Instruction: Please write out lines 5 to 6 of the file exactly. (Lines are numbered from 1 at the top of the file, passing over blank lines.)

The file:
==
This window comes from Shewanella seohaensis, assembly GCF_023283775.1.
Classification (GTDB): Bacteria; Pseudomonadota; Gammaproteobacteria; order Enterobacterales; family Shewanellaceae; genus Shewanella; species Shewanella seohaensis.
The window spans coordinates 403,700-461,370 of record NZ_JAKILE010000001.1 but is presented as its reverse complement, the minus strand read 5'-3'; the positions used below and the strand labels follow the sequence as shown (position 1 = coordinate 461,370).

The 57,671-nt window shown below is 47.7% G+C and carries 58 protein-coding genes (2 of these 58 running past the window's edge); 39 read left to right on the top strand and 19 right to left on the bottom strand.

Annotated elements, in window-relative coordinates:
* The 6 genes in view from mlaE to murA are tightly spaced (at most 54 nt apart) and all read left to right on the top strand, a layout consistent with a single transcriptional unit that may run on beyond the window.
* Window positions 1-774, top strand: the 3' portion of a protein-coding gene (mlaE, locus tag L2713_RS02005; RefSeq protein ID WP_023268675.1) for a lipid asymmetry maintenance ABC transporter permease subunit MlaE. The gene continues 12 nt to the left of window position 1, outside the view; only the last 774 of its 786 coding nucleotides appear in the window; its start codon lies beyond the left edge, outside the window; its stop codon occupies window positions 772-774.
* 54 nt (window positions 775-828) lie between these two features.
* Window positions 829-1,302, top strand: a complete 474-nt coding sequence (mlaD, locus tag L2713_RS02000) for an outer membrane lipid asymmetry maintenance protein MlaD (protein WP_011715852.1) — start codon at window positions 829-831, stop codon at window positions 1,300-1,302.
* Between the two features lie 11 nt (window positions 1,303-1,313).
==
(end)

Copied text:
Annotated elements, in window-relative coordinates:
* The 6 genes in view from mlaE to murA are tightly spaced (at most 54 nt apart) and all read left to right on the top strand, a layout consistent with a single transcriptional unit that may run on beyond the window.